Sixteen-year-old Esther has become one of the youngest people in the country to be given a coronavirus vaccine.
She joins more than 10 million others in the UK to have received it, as part of the biggest vaccine programme the country has ever seen.
At the moment, the government is aiming to first vaccinate all those aged 70 and over, healthcare workers and people required to shield.
Then they hope to move on to millions more people aged 50 and over, and other priority groups by the spring.
Currently there are no plans for children to be vaccinated as they are at a much lower risk of being badly affected by Covid-19 if they catch it.
Prime Minister Boris Johnson praised the "colossal" effort to vaccinate 10 million people, including 90% of those aged over 75.
Esther has an inherited blood condition which led her, at the age of five, to have her spleen removed - an organ that is part of the immune system, and fights invading germs in the blood.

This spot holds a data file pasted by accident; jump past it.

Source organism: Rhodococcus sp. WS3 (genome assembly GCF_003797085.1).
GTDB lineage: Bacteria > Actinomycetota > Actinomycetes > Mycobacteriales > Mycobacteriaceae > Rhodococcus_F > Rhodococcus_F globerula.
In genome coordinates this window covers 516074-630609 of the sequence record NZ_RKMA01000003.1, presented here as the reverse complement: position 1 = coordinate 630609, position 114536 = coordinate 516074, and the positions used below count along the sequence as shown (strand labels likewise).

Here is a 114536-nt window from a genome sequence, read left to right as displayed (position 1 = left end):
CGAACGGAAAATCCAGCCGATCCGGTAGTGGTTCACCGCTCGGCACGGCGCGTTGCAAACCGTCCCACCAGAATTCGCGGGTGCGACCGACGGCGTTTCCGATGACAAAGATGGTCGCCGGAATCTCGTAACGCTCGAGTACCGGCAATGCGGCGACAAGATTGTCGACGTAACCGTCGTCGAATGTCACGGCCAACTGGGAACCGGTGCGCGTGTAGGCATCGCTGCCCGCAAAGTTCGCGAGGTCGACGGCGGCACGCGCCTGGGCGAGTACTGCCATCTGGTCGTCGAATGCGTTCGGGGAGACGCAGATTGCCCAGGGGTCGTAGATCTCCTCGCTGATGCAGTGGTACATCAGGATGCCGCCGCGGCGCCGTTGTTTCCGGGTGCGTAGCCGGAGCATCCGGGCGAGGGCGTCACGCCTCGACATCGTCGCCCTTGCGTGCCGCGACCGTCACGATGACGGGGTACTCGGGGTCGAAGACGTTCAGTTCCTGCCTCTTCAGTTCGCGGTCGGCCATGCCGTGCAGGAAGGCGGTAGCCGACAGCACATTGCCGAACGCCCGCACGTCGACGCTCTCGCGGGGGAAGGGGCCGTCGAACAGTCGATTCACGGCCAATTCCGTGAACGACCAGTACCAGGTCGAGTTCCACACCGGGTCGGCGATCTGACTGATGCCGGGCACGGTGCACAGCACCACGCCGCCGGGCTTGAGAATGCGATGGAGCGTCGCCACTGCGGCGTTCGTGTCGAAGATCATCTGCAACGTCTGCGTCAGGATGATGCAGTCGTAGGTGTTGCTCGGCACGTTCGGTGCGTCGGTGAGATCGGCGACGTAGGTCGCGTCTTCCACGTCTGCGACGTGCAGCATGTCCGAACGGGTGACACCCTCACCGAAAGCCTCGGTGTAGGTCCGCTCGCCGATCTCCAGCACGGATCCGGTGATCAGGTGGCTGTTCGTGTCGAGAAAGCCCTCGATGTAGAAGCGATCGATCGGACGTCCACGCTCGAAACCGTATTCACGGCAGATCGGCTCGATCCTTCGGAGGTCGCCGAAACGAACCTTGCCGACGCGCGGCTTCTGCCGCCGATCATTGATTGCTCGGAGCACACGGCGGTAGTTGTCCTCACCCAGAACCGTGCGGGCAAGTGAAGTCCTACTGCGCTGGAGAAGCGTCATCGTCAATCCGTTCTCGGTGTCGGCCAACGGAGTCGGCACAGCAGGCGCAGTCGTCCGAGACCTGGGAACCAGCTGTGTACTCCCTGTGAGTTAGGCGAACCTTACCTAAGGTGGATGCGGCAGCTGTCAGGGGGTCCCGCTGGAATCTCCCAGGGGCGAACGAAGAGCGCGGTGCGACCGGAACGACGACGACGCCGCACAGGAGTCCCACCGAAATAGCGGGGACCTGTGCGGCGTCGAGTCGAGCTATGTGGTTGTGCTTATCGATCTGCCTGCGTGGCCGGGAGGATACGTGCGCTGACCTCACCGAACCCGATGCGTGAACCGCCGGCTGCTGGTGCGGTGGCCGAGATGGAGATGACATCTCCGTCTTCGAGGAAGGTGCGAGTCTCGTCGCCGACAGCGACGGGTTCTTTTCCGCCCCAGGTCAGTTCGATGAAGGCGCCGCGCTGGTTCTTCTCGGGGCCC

Because of this she is classed as being 'critically extremely vulnerable', making her eligible to get the jab now.
She says she misses going out with her friends and going to school, but was very happy to get the vaccine.
"When I knew I was getting the vaccine I was really excited because by the end of lockdown I will have immunity and won't have to shield any more," she said.
"I can't wait to go on holiday - I want to go to Croatia with my friends in the summer. I also really want to see my cousins and my Grandma Jessica".
Although Esther has now had the jab, it is important that she, and everyone else, keeps following the rules that are in place to protect us.
It will take many months until all adults have received their vaccines, but the programme is being seen as a step towards life slowly returning to normal.